Marr flirted around saucy political commentary with the confidence and spunk of the seasoned intellectual that he is – declaring that Peter Costello is ‘the most gutless politician any of us will ever see’ and that at Sydney University Abbott ‘was loathed…on lavatory walls’. David Marr took questions from the audience with charisma and confidence before flitting through the wine-sipping audience, sharing antidotes and advice.

The Quarterly EssayPolitical Animal: The Making of Tony Abbott’ by David Marr is available now in store at Shearer’s Bookshop.

By Stef.

Tuesday, 2 October 2012

Interview: Ramona Koval

Writer, journalist and broadcaster Ramona Koval needs no introduction - she was the presenter of ABC Radio National's The Book Show and is editor of Best Australian Essays

We asked Ramona some questions about her reading life and her new book, By the Book - about reading and living, and about the authors that have written themselves into her life: from Oliver Sacks to Oscar Wilde, Christina Stead to Grace Paley.

Ramona will also be here at Shearer's at 7pm on Monday October 29th. More details here, or call 9572 7766 to book your tickets.

Your new book By The Book is very much about the importance of reading. What is it exactly about books and reading that you think is so powerful? 

Books and reading are the main ways that we learn empathy,  a value that is  vital to a life well-lived.

What made you want to write this collection of essays?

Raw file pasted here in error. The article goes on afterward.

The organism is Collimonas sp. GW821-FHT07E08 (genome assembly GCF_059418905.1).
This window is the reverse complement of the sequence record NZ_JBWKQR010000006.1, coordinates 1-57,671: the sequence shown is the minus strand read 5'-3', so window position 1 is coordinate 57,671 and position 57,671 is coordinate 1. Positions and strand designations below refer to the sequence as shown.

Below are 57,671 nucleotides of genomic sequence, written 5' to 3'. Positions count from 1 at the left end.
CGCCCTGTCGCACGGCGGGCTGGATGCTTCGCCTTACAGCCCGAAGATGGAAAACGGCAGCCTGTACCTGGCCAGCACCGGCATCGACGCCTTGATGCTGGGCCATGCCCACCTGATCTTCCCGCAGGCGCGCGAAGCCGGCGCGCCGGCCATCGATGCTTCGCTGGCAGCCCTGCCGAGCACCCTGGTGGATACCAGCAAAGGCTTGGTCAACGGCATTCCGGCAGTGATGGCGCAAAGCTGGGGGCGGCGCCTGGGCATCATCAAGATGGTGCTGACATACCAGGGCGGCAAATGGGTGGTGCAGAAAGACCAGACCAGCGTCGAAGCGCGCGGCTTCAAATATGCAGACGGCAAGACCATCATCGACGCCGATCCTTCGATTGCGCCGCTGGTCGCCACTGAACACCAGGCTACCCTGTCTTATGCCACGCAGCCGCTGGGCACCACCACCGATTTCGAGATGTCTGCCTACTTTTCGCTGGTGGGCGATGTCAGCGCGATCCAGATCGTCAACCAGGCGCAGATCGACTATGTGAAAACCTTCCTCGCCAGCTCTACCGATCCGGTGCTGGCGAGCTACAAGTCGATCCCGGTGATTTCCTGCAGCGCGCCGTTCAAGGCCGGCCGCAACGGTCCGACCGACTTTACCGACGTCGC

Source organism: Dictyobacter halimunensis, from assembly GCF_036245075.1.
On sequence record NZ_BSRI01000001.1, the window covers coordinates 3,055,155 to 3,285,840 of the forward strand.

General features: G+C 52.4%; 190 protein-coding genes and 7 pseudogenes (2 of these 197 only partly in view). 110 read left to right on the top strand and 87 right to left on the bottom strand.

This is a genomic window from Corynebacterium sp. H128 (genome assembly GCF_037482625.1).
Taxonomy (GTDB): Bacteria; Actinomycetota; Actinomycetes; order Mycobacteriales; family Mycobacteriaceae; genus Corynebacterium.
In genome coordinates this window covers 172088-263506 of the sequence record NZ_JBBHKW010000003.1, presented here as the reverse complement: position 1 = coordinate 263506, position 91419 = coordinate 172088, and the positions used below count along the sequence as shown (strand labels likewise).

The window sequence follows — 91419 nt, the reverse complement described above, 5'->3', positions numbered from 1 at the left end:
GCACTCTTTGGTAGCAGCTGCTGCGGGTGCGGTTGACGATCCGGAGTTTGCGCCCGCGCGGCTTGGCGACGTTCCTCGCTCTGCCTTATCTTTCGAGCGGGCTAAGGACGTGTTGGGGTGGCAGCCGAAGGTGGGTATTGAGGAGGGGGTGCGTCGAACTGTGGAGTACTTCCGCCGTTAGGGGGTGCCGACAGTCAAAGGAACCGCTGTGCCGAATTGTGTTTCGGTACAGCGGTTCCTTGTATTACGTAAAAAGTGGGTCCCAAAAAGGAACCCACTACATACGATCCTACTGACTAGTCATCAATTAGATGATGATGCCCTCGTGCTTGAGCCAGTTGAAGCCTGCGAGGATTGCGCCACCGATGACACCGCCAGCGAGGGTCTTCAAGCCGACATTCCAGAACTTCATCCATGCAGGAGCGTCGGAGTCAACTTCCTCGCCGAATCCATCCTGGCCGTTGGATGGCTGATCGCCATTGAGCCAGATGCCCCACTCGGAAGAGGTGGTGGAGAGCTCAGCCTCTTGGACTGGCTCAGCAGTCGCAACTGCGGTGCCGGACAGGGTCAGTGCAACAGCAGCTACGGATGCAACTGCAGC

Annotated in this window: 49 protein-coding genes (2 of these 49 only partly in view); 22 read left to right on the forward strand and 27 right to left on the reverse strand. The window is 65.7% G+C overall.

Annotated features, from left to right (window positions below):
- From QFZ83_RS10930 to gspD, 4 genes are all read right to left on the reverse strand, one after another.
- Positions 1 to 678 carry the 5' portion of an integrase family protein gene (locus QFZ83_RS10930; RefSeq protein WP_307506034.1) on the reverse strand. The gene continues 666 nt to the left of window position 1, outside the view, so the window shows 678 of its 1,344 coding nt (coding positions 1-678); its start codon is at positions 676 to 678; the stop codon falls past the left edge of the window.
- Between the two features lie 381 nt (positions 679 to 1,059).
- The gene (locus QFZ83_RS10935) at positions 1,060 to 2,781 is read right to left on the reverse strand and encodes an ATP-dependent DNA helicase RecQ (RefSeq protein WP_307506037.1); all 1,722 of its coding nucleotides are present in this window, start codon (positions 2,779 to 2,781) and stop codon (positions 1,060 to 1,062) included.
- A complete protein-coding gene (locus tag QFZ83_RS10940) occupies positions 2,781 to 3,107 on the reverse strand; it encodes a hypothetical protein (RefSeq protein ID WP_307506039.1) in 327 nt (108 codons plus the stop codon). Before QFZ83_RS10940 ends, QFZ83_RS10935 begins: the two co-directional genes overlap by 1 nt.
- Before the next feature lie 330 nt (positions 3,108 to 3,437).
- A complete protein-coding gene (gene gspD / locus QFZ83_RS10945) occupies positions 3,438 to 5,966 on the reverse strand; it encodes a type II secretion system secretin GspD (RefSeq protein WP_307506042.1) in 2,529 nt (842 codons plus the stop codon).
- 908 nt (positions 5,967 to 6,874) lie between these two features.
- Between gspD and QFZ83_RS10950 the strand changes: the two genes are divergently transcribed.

I wanted to think about reading and what it has meant to me, as I had made my living through reading for so many years, and I still love the thrill of opening a book and wondering just how I will fall into its pages. 

What was the first book you read that made you fall in love with reading?

I loved reading Hills End by Australian children's writer Ivan Southall, and realised how transported and frightened and relieved you could be without leaving your room.

What was the most recent book you've read that made you fall in love with reading all over again?

I reread the short stories of Colette as I was writing about them, and was surprised to see how they still moved me.

Which interview with an author are you the most proud of?

I have my favourites which I collected a few years ago in "Speaking Volumes: conversations with remarkable writers" and when I look at that book and flick through the chapters, I can't believe I was so lucky to have had a job where reading and talking was the main component. 

Which interview would you rather forget? 

I wouldn't want to forget any of them, even with the more difficult people. I learned so much both from reading their work and  speaking with them, sometimes more about their insecurities and personal foibles, and how to manage extreme situations.

What do you think makes someone a 'reader'? 

Readers are people who realise that they can live more than just one life by opening a novel and they can travel the world by reading someone's account of a place they will never go. And that any of the most difficult times in our lives can be soothed by losing yourself, even for a little while, in a well-written book.